Four kilometers may not seem like a significant distance if you think about walking it around town or on a hiking trail. Four kilometers is approximately, 2.38 miles. An average hiker could walk this in about 45 minutes. However, in the Alaskan tundra, 4 kilometers could take about 3 hours to hike.
Here, the terrain is riddled with lumps of grass (tussocks) that have 12-inch-deep troughs surrounding them. These troughs are often filled with squishy moss (usually sphagnum), that makes them feel even deeper. Between the tussocks and troughs, walking through the tundra can be treacherous and slow. On our second day sampling moss in Cape Krusenstern National Monument, it took us about 45 minutes to hike 1 kilometer through this terrain to get to a plot. When you are trying to complete vegetation surveys on 6 plots in one day (which can take between 1.5 and 3 hours each), hiking time becomes a real concern.
Enter the helicopter.
We are using a helicopter to access our more remote study plots and reference sites (areas are likely not impacted at all from the Red Dog Mine). These remote sites are amazing for two reasons: 1) we do not return from work covered in fine dust that had flown off of the haul road, and 2) lichens are abundant. Between the scavenger hunt for new lichens, the fun helicopter rides, and superb cookies from the mine, these days of fieldwork have been amazing.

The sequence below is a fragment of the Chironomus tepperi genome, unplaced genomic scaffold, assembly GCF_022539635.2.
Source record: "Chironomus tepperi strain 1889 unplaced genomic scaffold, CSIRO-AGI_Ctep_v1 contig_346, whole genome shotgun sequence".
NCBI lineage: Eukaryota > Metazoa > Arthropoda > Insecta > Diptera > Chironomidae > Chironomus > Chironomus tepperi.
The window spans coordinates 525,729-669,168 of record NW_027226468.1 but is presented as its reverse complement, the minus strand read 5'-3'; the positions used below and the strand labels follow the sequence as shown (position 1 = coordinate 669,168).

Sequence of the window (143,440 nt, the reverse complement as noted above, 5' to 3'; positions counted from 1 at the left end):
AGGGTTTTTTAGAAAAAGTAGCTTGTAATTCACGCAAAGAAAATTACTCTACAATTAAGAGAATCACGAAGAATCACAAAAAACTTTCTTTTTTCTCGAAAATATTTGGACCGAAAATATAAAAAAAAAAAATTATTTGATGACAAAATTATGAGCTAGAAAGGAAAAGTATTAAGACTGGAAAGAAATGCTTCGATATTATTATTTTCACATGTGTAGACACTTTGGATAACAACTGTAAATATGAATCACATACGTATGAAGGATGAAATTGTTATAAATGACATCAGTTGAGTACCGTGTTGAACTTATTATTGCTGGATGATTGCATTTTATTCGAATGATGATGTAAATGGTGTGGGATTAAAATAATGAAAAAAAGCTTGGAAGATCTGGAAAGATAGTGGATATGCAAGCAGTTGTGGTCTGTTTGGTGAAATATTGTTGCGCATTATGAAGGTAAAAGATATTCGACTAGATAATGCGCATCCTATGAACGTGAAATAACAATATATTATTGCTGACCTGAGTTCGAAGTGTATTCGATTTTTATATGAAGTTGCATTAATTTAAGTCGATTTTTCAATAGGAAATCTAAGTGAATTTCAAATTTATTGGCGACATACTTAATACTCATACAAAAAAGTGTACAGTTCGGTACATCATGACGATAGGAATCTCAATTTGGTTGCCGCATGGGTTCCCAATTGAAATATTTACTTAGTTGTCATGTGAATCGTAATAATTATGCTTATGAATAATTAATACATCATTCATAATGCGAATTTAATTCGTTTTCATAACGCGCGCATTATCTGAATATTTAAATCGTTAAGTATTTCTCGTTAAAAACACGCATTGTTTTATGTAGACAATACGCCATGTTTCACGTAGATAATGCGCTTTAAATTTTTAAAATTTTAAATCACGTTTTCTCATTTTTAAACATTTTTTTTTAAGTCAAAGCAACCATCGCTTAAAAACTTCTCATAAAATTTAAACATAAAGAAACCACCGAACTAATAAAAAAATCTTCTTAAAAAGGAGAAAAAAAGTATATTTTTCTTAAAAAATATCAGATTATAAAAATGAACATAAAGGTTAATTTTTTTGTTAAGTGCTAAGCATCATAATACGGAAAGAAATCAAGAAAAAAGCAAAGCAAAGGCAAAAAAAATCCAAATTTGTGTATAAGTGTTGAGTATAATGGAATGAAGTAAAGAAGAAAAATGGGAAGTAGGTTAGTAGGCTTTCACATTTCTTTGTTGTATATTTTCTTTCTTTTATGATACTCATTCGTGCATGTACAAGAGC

Today wraps up our fifth day using the helicopter, and we should have completed all of our remote plots in two more days. After almost a full week of working with the helicopter, we now have the hang of it. We often “hot load” (load and unload the helicopter while the rotter is still on) in order to save time. And even though we no longer gasp with excitement with each new view and swooping turn, we still thoroughly enjoy it!
Stay tuned for Kali’s story about why she loves helicopters!
Over and out,
P.S. Kali says that helicopters are “rad”.